Where is Superman?
Exclusive Interview with Geoffrey Canada
Given the sensational response to David Guggenheim’s film, “Waiting for Superman,” which the New Yorker called a “hot-under-the-dollar documentary about the failings of the American school system,” and given, as well, the subsequent media blitz visited on the New York City-based educator and social activist Geoffrey Canada, who is featured in the film as a kind of miracle worker, Education Update was fortunate to have been able to catch up with Canada. In “Waiting for Superman,” he is shown as one of the country’s education heroes, a leader who turned around low expectations for the young urban poor in his district, mostly minorities, especially boys, and became for them a kind of Superman, the mythical savior of Canada’s own childhood fantasies.
The 58-year-old Canada was born in the South Bronx and was raised by his mother in an area he described in his recently revised book “Fist Stick Knife Gun: A Personal History of Violence in America” as full of crime, decay, chaos and disorder. His second book is also significantly titled — “Reaching Up For Manhood: Transforming the Lives of Boys in America.” He made it, getting a B.A. from Bowdoin College and a master’s in education from the Harvard Graduate School of Education. And then he was on the move, eventually conceiving of and implementing an academic charter school mission that would encourage poor youngsters to make it also — through high school and college.
Since 1990 Geoffrey Canada has been the president and CEO of the now-famed Harlem Children’s Zone (HCZ). Originally an area covering 24 blocks, it now includes 97 blocks and serves close to 10,000 kids in and out of the zone. The data and testimony have been so impressive that President Obama late last year declared that HCZ should be a model for 20 other cities. Indeed, to extend the Superman metaphor, Canada’s hope for the next decade is that HCZ will fly — if not yet in every state, at least, as in Race to the Top, in enough states to show that its innovative ideas and strategies can be replicated. In ten years, enough HCZ youngsters will have moved through the pipeline, data will prove the success of the “experiment” and HCZ will be considered the “grandfather of the field.”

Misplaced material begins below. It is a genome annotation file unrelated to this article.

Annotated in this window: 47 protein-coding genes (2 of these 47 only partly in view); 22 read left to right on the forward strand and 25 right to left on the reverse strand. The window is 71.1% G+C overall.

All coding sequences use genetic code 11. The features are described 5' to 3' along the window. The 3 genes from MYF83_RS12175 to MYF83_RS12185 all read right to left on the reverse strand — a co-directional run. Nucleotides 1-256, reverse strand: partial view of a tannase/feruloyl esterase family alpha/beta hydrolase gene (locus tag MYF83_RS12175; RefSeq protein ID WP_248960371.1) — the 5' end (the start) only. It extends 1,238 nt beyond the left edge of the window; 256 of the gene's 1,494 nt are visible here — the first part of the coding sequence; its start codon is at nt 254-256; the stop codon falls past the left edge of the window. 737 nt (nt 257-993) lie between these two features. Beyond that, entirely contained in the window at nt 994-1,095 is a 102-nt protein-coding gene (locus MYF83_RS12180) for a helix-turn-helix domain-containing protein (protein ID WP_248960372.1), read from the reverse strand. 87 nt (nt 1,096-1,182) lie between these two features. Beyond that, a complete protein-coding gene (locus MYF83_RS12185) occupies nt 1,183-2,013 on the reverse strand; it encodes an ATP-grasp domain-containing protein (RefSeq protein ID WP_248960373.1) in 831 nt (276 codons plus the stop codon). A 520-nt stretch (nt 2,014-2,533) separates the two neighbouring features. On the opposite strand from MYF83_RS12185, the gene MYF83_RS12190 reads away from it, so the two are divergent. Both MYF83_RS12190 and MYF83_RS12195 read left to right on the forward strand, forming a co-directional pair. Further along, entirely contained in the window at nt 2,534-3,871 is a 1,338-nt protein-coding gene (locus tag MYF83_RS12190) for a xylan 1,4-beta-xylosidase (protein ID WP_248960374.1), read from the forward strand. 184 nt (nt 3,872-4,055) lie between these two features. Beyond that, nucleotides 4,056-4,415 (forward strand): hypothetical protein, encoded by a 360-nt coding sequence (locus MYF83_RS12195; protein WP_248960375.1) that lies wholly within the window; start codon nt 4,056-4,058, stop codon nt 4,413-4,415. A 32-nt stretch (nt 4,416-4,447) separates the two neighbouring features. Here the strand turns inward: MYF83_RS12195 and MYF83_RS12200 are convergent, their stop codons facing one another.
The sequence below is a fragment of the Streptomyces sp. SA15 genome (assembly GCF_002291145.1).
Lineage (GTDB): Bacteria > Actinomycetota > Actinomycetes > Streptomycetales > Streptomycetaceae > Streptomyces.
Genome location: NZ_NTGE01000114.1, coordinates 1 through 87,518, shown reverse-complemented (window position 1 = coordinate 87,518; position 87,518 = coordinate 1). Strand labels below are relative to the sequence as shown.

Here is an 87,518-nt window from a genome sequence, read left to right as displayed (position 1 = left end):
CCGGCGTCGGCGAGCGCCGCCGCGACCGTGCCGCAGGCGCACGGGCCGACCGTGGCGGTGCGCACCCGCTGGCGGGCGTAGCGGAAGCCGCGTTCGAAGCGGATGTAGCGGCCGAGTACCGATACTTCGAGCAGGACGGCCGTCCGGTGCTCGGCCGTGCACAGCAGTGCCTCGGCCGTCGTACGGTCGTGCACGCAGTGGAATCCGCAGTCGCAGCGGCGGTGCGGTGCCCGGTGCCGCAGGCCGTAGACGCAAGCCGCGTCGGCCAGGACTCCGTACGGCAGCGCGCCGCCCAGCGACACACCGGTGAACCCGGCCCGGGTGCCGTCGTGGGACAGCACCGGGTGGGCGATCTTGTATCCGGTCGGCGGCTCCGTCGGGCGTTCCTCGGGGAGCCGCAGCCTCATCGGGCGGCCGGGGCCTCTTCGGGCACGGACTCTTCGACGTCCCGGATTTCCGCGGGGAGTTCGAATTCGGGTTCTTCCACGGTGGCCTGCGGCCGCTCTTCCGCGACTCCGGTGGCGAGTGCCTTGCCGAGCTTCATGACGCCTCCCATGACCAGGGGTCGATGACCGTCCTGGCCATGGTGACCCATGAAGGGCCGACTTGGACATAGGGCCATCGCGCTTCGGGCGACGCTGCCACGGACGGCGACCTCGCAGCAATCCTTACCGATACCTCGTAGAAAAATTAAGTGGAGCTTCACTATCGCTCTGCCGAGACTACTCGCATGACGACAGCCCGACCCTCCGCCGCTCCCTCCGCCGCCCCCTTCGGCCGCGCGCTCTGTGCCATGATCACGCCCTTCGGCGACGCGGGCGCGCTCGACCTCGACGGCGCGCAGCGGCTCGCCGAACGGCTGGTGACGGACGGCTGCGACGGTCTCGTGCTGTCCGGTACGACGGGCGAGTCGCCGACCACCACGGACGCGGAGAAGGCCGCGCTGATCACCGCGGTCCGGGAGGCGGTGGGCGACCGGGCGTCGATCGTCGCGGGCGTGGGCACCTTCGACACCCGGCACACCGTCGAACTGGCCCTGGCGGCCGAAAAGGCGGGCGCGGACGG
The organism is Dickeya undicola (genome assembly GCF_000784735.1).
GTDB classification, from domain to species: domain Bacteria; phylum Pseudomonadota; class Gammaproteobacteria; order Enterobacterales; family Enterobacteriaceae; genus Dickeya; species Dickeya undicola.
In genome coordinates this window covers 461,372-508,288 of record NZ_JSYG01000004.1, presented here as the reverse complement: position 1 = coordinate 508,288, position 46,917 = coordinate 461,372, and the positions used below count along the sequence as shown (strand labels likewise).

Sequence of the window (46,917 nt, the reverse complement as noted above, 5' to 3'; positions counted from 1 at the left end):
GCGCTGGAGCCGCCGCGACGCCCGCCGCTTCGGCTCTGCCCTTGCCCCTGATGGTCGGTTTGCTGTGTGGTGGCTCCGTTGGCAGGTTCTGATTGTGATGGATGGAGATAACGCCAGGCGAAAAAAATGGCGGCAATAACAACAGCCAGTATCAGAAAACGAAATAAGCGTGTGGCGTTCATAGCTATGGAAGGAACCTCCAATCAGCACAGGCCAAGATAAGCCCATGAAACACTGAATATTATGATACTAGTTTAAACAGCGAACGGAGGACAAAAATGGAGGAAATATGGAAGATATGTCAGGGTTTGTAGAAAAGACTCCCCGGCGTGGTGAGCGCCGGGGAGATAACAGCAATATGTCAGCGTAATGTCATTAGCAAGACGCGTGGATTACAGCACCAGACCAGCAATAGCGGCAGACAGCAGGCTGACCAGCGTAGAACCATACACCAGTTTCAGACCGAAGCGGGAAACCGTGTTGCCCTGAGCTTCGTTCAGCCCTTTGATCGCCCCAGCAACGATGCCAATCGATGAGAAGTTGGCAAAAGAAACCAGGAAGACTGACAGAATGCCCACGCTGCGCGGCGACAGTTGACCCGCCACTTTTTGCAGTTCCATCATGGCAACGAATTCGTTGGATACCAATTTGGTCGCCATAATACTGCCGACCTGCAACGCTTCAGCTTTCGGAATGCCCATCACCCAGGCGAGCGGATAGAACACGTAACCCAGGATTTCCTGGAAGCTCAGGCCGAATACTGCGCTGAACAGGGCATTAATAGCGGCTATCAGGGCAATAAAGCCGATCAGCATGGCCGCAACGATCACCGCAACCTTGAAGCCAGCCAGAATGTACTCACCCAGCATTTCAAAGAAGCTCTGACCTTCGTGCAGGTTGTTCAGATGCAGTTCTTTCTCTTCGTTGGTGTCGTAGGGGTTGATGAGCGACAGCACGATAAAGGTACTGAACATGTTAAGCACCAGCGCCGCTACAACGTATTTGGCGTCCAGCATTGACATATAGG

Canada has heard the nay-sayers on charter schools (and related social services), and he responds, “I can’t accept that.” Imagine, he says, if the world’s first heart transplant in 1967 had been dismissed as an experiment that could not be duplicated. The charter school says let us try. Not a day passes, he adds, that he does not get calls from individuals who have seen the film and want to get involved. What can be done and how can it be done, they ask. Canada interprets the challenge this way: what must be done differently?
Contrary to some impressions, HCZ is not solely a charter school operator. It also supports seven public schools in the zone by supplying teacher assistants during the day and for after-school programs that work with traditional public school kids. Failing schools tend to continue to do the same old thing, he observes. Individuals must become educated about their schools and become politically connected to organizations dedicated to change – not just in the schools but in the communities. “It’s our responsibility to go into the schools and say, “I expect my child to become an A student,” not a passing student, but an excellent one. What can schools working with communities do better?
Canada is pleased that “Waiting for Superman” has attracted so much attention because it is “elevating the discussion on education from the local level to the national” and because it suggests that “there are solutions.” People tend to regard education from the narrow perspective of their own communities; indeed, some question, that if their local schools are doing well, why they should care about those that are failing. His answer is that education in the United States is a “national crisis” that affects “the health of the entire country.” He is, for example, an advocate of longer hours and more days, pointing out that The United States is woefully behind every other industrialized country in the world in providing sufficient school time that also allows for arts, sports and addressing medical and societal issues such as obesity. The film has awakened the nation’s conscience in dramatic ways. “It was designed to be entertaining in an educational way, it has plot, drama, humor.” As for those who cannot afford to see it, Canada points out that organizations, such as the Robin Hood Foundation, have already worked out ways of ensuring that families get tickets. #